NASA – Hubble Telescope celebrates its 25 years in space on April 24, 2015. It was launched in 1990 on the same date and ever since then has provided iconic images from the space. NASA released a special image taken by Hubble one day before the anniversary of the launch of Hubble. The image shows brilliant stars breeding in stellar nurseries.

Hubble Telescope

The stellar nursery in the image is almost 20,000 light years away from the Earth located in the Carina Constellation. The brilliant image posted by NASA is inspirational and provides an insight into the valuable contribution of Hubble since its inception in space. John Grunsfeld, the science mission chief of NASA has said that the light from these bright and young stars have traveled thousands of years to reach man. He says that this means that these stars planned the quarter completion celebration of Hubble very early.

Until now, Hubble Space Telescope has sent thousands of images that are beyond words and value. The treasure of these images is so iconic that it is as if Hubble has come up with its pictorial encyclopedia. Space Telescope Science Institute’s Kathy Flanagan has said that the images became a cultural icon with people using them on record albums, coffee cups and even for tattoos.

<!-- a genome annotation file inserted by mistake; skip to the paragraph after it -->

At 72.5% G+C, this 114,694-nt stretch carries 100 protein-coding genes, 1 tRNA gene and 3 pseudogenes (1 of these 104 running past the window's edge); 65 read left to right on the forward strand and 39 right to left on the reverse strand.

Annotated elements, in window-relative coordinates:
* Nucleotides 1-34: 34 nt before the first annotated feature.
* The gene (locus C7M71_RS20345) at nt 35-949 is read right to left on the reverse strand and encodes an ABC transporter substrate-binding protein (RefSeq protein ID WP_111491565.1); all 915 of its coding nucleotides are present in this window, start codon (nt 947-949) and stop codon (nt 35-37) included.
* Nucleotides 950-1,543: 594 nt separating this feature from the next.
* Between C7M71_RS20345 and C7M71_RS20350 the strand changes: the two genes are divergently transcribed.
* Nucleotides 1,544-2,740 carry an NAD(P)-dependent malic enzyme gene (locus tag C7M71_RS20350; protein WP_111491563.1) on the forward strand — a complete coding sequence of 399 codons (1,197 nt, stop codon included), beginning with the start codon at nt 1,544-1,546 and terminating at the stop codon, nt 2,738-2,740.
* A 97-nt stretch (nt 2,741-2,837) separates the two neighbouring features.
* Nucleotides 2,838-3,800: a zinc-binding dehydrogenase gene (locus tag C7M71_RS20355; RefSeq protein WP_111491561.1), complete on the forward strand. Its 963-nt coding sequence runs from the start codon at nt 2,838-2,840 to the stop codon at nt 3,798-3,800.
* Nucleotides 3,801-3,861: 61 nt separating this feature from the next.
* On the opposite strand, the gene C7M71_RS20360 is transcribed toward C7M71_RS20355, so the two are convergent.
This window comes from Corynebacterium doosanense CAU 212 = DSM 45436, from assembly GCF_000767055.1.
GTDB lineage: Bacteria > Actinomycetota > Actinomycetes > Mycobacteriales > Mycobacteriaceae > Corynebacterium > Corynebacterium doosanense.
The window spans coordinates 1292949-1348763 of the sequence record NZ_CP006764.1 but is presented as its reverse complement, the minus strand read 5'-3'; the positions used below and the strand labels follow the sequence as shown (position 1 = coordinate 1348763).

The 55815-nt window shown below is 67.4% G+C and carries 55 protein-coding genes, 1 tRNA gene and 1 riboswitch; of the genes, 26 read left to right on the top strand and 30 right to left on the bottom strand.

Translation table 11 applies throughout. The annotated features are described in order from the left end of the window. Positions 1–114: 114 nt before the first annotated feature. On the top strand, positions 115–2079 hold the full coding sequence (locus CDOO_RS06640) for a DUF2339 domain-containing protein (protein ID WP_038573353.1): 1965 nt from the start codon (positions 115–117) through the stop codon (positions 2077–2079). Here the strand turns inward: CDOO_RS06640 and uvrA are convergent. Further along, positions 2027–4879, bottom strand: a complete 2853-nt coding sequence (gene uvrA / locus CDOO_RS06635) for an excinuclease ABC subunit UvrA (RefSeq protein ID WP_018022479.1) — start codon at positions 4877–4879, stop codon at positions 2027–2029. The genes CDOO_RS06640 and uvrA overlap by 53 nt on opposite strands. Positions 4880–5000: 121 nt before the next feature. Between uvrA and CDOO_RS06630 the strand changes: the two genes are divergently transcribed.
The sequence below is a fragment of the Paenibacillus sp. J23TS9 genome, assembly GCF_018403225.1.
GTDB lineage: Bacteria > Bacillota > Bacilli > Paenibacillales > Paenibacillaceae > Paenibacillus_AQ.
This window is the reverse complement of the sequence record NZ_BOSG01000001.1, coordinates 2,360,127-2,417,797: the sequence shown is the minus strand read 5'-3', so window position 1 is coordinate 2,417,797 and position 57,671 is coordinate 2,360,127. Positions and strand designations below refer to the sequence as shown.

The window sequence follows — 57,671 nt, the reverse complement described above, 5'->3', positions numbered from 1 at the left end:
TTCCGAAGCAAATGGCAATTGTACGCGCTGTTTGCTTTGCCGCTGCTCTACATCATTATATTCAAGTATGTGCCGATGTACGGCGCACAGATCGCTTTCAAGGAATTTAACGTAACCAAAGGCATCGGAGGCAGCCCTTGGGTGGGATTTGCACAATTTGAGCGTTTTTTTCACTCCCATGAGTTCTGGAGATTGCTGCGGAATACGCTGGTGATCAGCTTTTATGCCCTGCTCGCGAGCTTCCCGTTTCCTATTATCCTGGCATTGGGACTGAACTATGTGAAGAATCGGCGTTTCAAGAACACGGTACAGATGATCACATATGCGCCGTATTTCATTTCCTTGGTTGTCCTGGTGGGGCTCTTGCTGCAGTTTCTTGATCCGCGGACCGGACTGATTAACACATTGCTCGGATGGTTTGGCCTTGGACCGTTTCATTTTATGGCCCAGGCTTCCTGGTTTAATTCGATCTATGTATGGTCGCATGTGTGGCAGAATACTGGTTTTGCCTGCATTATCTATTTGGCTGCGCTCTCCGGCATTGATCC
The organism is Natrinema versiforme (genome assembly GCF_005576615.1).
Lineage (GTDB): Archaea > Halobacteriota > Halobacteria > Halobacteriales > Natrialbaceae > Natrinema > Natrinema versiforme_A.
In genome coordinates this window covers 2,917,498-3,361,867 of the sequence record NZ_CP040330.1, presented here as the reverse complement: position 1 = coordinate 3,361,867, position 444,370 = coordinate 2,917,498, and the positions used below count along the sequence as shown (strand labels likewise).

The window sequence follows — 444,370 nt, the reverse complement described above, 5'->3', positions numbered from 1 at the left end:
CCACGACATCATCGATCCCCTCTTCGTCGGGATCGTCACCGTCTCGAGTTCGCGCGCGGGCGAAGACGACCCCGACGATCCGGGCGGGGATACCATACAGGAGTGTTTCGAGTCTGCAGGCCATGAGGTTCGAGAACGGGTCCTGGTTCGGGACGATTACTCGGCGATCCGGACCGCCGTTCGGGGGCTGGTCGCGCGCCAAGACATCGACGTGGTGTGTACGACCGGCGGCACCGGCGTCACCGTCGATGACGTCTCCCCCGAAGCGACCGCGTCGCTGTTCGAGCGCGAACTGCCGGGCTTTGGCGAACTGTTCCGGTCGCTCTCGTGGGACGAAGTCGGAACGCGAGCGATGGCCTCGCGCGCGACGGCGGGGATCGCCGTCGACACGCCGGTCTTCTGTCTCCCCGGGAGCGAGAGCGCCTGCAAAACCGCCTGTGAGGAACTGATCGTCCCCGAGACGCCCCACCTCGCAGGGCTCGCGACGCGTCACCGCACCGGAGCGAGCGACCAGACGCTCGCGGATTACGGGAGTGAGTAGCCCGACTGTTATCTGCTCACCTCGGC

Iconic Hubble Space Telescope

Grunsfeld and the NASA administrator, Charles Bolden, who both were present when Hubble first flew in the space, attended the Washington ceremony organized to celebrate the 25 years of Hubble. One of the most successful and longest missions of NASA, Hubble has provided the astronomers proofs about black holes’ existence within the galaxies.

According to Jennifer Wiseman, the Senior Hubble Project Scientist, the collected data have enabled the astronomers evaluate the birth charts of stars, their evolution and also to understand the expansion of the universe. Hubble images have enabled the scientists to calculate the age of the universe at 13.8 billion years.

Although Hubble has undergone many repairs, the scientists expect it to keep on producing first class science for at least five years more.

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